Today my colleague Chris Engler returns with a post that tackles a recent case that explores what should happen when an employee has exhausted her FMLA leave. Case closed? Well, not exactly, as Chris explains.
Most readers have heard the admonition that “No good deed goes unpunished.” (Readers might be less aware that the phrase was coined by Connecticut’s own former U.S. Representative, Clare Boothe Luce.)
A recent federal decision in Wanamaker v. Town of Westport Board of Education reminds us that this warning is more than just a clever saying.
The plaintiff, an elementary school computer teacher, became pregnant with an expected due date in late April 2009. Many months into the pregnancy, her doctor ordered her to bed rest due to complications with her pregnancy. The school district granted her FMLA leave.
So far, so good.
However, this story took an unfortunate turn after the teacher gave birth in April 2009. Suffice it to say that both the employee and her newborn daughter began to suffer from a number of severe complications and ailments.
As a result of these medical issues, the teacher couldn’t immediately return to work. In fact, she wasn’t cleared to return to work at all until the following spring, and she ended up missing the rest of that school year.
Here’s where it gets contentious.
It’s now the summer of 2010. Ms. Wanamaker has not worked in roughly 16 months. The school district offered her a job as a regular classroom teacher at her current salary for the 2010-11 school year. She wanted to be a computer teacher again instead. Ms. Wanamaker argued that she wasn’t medically able to work as a classroom teacher because it was more physically demanding.
After the school district eventually terminated her for, among other things, job abandonment, Ms. Wanamaker filed suit under the FMLA, the federal Americans with Disabilities Act (“ADA”), and state anti-discrimination laws.
(If the case sounds familiar so far, you’re not having déjà vu. A number of bloggers (for example, here, here, and here) covered an earlier court ruling in this case that prevented the district from getting a quick win on the FMLA claims. The issue there was whether the two teaching jobs were equivalent, and all the court said was that they might be. As it turned out, in the more recent decision, the court neatly sidestepped the issue of whether the two teaching gigs were equivalent under the FMLA.)
Now for the bad news for employers. This is where the “good deed” quote fits in.
The court refused to grant summary judgment to the school district on the ADA claim because a jury could find that the teaching position offered to Ms. Wanamaker was worse than her previous computer teaching position, even though the salary was the same. The judge also said that the district knew of her medical condition and therefore needed to initiate a discussion of reasonable accommodations under the ADA.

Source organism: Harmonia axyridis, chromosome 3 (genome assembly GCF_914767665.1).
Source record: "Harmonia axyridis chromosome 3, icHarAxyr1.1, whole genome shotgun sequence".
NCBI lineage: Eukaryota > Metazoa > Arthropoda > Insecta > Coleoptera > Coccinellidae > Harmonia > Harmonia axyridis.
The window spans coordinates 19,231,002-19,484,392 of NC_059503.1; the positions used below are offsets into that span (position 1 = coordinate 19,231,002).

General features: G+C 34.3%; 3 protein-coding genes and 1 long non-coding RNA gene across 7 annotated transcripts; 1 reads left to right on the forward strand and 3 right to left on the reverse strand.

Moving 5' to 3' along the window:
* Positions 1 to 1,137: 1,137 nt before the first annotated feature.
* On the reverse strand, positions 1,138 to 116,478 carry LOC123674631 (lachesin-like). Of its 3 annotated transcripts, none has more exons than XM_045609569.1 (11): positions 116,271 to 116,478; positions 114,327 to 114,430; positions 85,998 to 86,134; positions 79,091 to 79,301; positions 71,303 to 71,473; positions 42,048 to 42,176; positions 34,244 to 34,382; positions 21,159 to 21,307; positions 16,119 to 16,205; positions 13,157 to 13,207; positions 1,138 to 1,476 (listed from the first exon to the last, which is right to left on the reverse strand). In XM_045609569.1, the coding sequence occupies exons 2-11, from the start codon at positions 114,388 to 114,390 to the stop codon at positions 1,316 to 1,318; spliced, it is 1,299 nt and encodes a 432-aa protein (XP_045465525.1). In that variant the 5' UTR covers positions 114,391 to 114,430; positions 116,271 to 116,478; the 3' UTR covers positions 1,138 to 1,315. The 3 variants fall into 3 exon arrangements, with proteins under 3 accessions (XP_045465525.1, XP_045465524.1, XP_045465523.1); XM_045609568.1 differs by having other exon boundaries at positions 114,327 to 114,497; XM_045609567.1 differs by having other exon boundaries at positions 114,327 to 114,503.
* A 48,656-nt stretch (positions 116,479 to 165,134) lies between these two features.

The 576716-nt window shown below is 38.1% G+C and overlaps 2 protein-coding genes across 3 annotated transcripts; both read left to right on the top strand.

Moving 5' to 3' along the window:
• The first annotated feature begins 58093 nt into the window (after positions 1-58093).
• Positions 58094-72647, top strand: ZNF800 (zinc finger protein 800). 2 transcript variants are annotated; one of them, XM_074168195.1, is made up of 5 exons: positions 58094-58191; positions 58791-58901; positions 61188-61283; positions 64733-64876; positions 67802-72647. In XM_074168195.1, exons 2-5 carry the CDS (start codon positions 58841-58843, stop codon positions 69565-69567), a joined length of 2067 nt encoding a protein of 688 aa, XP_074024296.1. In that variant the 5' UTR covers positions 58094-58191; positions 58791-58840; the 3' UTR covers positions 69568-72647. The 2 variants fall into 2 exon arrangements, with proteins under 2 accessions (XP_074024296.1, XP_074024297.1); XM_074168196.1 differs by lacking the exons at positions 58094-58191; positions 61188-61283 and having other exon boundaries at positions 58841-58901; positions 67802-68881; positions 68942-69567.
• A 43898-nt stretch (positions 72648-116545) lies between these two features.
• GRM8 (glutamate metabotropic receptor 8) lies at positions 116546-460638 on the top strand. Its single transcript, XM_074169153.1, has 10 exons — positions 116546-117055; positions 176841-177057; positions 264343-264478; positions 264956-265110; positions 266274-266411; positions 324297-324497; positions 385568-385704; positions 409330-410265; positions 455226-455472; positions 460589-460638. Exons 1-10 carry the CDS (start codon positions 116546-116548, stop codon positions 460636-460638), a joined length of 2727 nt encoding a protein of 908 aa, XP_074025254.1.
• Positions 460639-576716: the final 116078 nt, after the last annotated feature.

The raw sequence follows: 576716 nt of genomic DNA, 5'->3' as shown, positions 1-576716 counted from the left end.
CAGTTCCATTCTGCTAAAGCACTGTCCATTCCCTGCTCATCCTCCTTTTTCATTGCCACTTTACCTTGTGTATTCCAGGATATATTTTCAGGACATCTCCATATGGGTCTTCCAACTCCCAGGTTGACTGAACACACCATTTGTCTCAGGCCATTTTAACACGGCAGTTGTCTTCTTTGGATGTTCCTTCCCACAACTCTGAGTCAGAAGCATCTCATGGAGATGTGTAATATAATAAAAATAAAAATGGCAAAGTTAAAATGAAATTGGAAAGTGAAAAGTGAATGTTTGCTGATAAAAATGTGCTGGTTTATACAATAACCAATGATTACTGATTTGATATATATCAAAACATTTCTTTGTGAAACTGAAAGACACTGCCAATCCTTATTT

So what does all this mean for employers?
First, it confirms that extended leaves of absences might be reasonable accommodations that are required under the ADA. The court recognized that the school district’s grant of an extended leave was a reasonable accommodation, although it’s not clear if the district intended it as such.
Second, it reaffirms the view that reassignment to another position with identical salary, benefits, and hours might still be an adverse employment action. The court cited the fact that a classroom teacher needs to work with the same group of students all the time as a negative aspect of that role that the computer teacher position didn’t have. (We’ll leave it to the teachers to comment on this one.)
Third, it raises the alarming prospect that courts will label an employer’s concerns about excessive absenteeism (here, the superintendent had made efforts to address this issue) as discrimination. The court didn’t do so here, but it did conclude that a jury could do so. The court said the superintendent showed “animosity concerning teacher absences.”
One final point about the court’s ruling is that it seems to use the district’s completely voluntary extension of Ms. Wanamaker’s sick leave against the school. Had the school simply terminated her as soon as her FMLA leave ran out, she wouldn’t have been cleared to return to work and may not have had any viable ADA claims. This seems like a disincentive that the court probably didn’t intend.
But it just goes to show that Ms. Luce’s idiom hasn’t lost its truth.